Yet, among all this death, spring offers her bounty of fresh life, in the form of wildflowers, growing in abundance at the base of these dead trees. There are Spring Beauties (Claytonia virginica), also known by some as May Flowers or Fairy Spuds (the roots and flowers are edible), with their bright pink faces and delicate stems. Then there are also Trout Lilies with their mottled leaves and bright yellow flowers. Mixed in among them, though not pictured here are red and white trilliums, to name the most predominant in my area. It seems every year there are more, which is wonderful to see.

To think a few short years ago I would walk these same trails and never notice anything but the white trilliums. There is something to be said for slowing down and just looking. It’s amazing what we can see, if we take the time.

Nikon D800
Tamron 70-200 mm f/2.8 @ 200 mm
1/125 sec, f/5.6, ISO 200

For more images like this, please visit my Facebook page:
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“First of the Season” – Stouffville Reservoir Trail

“First of the Season” - Stouffville Reservoir Trail

“Is the spring coming?” he said. “What is it like?”…
“It is the sun shining on the rain and the rain falling on the sunshine…” 
― Frances Hodgson Burnett

Interestingly enough, despite the cold April we experienced in my neck of the woods, the first white trillium blossom I found, appeared exactly to the date of last year’s. I though for certain that it would be a full week behind, but this beauty, and her companions, waiting to open up in the next day or two, are right on time. There’s no stopping the natural cycle.

In fact, I think this may even be the same plant that bloomed first, last year. The conditions must be just right in this particular patch, as the whole group of them is slightly advanced.

Nikon D800
Tamron 70-200 mm f/2.8 @ 200 mm
1/125 sec, f/5.6, ISO 200

For more images like this, please visit my Facebook page:
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“Wake Robins” – Stouffville Reservoir Trail

“Wake-Robins” - Stouffville Reservoir Trail

“I can still bring into my body the joy I felt at seeing the first trillium of spring, which seemed to be telling me, “Never give up hope, spring will come.” 
— Jessica Stern

The entrance of spring continues. After a day of cutting grass and getting gardens ready, I ventured out to a trail literally in my backyard. My hope was to see a few wildflowers emerging from their winter slumber, especially after this prolonged, cool, spring.

The regular patches I visit had a few sparse blossoms showing; they seemed thin and delayed, which did not come as a surprise. Given that, I followed the trail into the marshy woods and was greeted by an abundance of early bloomers. Among them, these beautiful Wake Robins or Red Trilliums, as some call them.

I love seeing these bright plants with their brilliant fresh leaves and red faces against the brown-gray background of the spring forest floor. It’s such a stack contrast between new life and the decay of the past. Needless to say, I spent quite a bit of time just drinking it in and making photos of the other species, which I will post over the next few days.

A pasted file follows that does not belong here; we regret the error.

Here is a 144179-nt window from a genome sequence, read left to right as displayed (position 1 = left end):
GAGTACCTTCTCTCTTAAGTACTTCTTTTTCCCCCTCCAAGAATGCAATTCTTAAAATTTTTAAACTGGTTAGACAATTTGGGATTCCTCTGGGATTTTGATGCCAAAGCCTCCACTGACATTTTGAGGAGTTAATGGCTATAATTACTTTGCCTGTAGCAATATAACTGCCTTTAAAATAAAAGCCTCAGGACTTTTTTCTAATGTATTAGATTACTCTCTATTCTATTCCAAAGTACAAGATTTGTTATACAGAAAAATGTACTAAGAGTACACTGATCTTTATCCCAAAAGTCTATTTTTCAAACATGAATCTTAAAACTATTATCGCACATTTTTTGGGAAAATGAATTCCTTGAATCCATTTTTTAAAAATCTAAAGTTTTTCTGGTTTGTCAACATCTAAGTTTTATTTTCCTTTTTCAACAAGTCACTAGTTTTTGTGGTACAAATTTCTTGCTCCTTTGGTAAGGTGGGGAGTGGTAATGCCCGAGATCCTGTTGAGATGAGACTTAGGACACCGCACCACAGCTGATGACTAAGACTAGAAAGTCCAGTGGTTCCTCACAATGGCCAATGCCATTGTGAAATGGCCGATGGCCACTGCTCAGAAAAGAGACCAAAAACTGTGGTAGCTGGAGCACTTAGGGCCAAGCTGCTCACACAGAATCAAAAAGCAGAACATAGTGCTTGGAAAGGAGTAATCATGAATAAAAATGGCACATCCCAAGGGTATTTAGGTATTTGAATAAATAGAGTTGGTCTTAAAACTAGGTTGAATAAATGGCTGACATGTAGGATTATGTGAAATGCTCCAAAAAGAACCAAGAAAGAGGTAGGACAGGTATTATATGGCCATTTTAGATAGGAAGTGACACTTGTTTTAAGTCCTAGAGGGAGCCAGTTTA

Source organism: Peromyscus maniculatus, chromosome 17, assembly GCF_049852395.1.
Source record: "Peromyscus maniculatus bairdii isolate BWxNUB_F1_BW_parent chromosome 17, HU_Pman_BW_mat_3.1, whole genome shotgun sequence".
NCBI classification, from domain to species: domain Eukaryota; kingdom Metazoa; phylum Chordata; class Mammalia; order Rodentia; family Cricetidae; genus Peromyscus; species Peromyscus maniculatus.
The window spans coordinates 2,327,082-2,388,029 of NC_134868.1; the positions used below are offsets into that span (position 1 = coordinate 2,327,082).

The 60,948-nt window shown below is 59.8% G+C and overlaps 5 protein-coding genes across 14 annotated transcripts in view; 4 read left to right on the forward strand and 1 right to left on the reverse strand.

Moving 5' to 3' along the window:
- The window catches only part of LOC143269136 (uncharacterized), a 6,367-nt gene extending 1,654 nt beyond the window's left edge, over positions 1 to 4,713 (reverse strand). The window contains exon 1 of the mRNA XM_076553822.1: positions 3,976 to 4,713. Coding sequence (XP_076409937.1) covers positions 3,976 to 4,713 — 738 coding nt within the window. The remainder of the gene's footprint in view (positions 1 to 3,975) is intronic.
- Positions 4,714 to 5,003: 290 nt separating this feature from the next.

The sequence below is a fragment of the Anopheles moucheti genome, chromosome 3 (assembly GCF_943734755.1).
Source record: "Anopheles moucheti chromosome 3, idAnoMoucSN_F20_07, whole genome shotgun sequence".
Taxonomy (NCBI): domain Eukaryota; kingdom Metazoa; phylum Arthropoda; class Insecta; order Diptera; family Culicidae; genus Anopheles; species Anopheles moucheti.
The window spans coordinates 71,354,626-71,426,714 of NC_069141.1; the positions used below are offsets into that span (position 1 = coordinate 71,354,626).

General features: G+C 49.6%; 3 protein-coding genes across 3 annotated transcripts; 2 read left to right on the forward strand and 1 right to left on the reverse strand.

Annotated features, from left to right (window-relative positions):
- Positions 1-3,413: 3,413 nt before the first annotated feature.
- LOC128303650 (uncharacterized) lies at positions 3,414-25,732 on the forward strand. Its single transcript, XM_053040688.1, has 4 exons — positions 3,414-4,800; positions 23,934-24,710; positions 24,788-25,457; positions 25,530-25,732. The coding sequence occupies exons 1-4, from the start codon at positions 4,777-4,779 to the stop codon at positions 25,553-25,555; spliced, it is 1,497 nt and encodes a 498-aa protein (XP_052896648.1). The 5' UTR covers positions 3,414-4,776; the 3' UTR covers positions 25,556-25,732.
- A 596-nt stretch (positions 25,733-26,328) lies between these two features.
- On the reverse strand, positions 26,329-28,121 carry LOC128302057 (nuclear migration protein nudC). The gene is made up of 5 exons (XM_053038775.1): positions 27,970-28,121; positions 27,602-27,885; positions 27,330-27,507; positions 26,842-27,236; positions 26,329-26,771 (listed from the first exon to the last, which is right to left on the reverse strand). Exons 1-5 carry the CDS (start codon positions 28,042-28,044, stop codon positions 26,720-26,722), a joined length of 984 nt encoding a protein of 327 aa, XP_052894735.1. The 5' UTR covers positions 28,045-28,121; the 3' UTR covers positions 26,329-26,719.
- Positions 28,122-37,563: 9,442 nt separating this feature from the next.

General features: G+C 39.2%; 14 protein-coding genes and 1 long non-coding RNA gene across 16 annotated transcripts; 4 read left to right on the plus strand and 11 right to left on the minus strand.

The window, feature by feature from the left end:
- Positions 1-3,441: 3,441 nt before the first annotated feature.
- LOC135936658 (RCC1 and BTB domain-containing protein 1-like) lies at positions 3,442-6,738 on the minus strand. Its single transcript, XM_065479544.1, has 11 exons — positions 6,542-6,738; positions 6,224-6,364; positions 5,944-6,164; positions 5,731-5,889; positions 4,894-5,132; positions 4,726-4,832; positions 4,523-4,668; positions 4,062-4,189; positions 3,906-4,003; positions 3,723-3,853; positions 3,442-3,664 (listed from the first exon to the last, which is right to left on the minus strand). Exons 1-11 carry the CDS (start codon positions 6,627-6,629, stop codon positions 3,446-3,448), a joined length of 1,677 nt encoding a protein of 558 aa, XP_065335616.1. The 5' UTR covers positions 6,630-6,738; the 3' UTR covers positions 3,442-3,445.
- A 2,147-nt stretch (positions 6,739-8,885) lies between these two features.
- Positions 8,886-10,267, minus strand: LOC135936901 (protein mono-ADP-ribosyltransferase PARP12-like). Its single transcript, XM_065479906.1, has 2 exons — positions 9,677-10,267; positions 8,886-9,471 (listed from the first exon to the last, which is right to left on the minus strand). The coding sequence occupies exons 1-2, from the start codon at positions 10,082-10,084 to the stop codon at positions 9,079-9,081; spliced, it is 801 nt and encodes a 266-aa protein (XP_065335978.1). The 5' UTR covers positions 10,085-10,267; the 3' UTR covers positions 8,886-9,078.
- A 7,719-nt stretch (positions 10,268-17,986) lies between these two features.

Nikon D300
Tamron 70-200 mm f/2.8 @ 200 mm
1/25 sec, f/11.0, ISO 200

For more images like this, please visit my Facebook page:
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“Blue Cohosh” – Stouffville Reservoir Trail

Blue Cohosh” - Stouffville Reservoir Trail

“Nobody sees a flower – really – it is so small it takes time – we haven’t time – and to see takes time, like to have a friend takes time.”
― Georgia O’Keeffe

Yet another, early emerger, Blue Cohosh. This beauty emerges from the forest floor looking more purple-blue than  this image indicates. However, I wanted to capture the delicate flower and blue fruit. When they first sprout from the ground, the leaves are tightly bound in a frilly bunch and then open up into tender leaves. I’m always surprised to see these spring flowers survive late frosts unscathed, yet they do. Among the brightness of other wildflowers, Blue Cohosh is lost, until you look for it and suddenly, it’s everywhere. I’m blessed to have an eye for these understated beauties, which others pass by, never knowing what has been missed.

This particular specimen provided a unique composition as the plant appears to rise from a bed of bright green balsams, and an assortment of twigs, the young, slightly out of focus maple in teh background just adds teh finishing touches to this forest floor scene.

Honestly, I could spend hours drinking this in, watching new life fill the forest floor in a carpet of luxurious greens, with flecks for pink, red, yellow, and white as teh fresh wildflowers show their faces to a waiting world for the first time.

Nikon D300
Tamron 70-200 mm f/2.8 @ 165 mm
1/125 sec, f/5.6, ISO 200

For more images like this, please visit my Facebook page:
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If we were having a coffee…

Stouffville Reservoir in Spring

“All thoughts, secret or spoken, belong in a coffee table book written in Braille, so you can really feel the emotions.”
― Jarod Kintz